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I’ve said my peace before regarding my thoughts on Will Montgomery and Jammal Brown. Thankfully, Montgomery’s new deal has already been restructured and his base salary is low. But I’m surprised the Redskins didn’t make a stronger push for Texans center Chris Myers. He is a career Shanahan system guy from his days in Denver.
But I digress.
Who else is to blame for the status quo on the Redskins offensive line? Chris Chester. According to our own Senior NFL draft lead writer Matt Miller, Chester is the 29th best right guard in the league.
Take that Cooper Carlisle, Ryan Diem (he did just retire) and Adam Snyder!
But I’ve got to agree with Miller’s assessment of Chester. He’s not a good fit in the Shanahan system; doesn’t have the ability to pull and lead around the edge, which is a staple of Shanahan’s running game, and lacks the agility to run block effectively.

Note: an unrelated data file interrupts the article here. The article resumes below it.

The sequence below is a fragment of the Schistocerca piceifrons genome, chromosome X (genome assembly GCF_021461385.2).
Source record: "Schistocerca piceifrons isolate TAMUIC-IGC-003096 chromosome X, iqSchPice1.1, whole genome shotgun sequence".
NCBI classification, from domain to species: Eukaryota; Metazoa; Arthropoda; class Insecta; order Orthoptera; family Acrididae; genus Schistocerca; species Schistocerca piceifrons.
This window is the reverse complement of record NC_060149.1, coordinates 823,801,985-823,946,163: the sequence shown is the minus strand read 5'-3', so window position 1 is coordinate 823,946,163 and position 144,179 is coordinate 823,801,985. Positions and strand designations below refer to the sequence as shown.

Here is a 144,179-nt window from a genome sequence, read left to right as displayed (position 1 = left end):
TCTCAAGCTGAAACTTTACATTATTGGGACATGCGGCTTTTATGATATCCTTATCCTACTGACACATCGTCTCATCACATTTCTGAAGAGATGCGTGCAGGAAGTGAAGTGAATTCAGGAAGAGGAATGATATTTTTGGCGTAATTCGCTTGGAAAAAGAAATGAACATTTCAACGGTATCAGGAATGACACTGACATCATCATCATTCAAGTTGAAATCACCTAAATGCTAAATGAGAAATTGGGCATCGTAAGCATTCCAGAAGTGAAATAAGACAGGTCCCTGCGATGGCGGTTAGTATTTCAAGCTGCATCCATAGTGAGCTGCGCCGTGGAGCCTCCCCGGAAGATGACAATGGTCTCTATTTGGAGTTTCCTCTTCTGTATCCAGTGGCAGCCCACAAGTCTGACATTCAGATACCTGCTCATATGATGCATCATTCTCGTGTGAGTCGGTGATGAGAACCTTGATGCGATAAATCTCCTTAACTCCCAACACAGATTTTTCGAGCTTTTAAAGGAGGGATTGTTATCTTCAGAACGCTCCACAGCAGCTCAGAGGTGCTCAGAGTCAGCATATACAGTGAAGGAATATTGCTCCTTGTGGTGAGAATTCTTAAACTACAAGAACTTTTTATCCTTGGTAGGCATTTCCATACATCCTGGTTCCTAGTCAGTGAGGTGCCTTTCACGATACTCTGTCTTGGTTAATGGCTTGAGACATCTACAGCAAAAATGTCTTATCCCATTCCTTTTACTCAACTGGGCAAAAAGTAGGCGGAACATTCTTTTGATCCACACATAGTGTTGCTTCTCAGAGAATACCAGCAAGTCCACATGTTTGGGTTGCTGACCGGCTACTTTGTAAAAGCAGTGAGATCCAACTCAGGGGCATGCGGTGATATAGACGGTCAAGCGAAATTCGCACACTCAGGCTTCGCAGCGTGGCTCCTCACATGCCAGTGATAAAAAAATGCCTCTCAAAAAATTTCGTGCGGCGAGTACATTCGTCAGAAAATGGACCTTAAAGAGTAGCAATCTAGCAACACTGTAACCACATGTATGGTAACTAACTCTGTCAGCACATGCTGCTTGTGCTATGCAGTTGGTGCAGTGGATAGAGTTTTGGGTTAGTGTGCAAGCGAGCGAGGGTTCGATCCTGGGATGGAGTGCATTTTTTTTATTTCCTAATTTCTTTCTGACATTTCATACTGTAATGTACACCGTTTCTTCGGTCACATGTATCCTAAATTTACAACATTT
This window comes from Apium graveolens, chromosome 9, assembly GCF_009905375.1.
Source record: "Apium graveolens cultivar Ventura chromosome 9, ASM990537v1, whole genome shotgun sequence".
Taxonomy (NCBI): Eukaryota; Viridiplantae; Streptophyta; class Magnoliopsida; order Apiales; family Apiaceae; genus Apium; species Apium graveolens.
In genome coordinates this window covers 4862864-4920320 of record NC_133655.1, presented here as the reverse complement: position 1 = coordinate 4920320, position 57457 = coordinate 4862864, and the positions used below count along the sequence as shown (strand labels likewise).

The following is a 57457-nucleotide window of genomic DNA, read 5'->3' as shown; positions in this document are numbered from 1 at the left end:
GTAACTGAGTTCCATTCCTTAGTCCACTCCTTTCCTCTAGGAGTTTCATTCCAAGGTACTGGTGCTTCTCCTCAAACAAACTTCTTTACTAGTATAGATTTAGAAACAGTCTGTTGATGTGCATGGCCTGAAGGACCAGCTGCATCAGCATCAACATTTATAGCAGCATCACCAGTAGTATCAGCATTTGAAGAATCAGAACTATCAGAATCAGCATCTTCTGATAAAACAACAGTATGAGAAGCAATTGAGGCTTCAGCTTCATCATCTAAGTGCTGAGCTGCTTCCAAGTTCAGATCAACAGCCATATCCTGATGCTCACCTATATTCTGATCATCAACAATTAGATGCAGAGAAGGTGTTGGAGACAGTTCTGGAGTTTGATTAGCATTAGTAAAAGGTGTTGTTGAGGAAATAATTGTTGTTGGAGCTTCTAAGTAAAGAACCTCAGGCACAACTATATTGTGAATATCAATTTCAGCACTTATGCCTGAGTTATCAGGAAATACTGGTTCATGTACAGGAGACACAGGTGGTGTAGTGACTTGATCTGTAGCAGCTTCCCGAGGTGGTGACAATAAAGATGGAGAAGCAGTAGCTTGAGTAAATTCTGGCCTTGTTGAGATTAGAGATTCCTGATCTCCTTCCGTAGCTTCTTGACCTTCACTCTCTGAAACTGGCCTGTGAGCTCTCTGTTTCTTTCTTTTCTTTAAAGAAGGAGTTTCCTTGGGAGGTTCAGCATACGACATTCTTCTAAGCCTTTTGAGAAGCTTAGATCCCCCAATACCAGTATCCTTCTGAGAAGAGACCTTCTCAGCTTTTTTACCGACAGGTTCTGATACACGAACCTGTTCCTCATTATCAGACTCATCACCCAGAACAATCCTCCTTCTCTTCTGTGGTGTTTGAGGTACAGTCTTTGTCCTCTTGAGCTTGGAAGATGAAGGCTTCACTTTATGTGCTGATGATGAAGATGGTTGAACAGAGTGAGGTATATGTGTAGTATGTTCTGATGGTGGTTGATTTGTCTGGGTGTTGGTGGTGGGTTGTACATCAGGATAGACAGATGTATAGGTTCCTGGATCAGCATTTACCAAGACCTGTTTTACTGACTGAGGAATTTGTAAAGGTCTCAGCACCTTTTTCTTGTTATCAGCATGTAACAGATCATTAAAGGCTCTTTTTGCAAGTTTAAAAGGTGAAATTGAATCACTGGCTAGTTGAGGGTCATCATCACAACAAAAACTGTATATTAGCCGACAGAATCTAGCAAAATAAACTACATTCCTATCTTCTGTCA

Look for the ‘Skins to take a versatile guard in the later rounds for whom Chester is currently keeping their starting spot warm for now.
Trent Williams and Fred Davis
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Lastly we come to the two players with the greatest unrealized potential on the team. Trent Williams and Fred Davis missed only four games at the end of last year stemming from their drug suspensions.
These two each failed at least three drug tests in their careers. Both failed two tests after the lockout ended. Frankly, they’re lucky to have played a down in the 2011 regular season. The league and the player’s union had started negotiating the terms of their discipline back in August.
Both Williams and Davis face pivotal points in their careers. For Davis, he has signed his franchise tender and is riding on a one-year deal. One misstep and he’s out for a full season. When he returns, he’s left without a contract and presumably anyone willing to take a risk on him.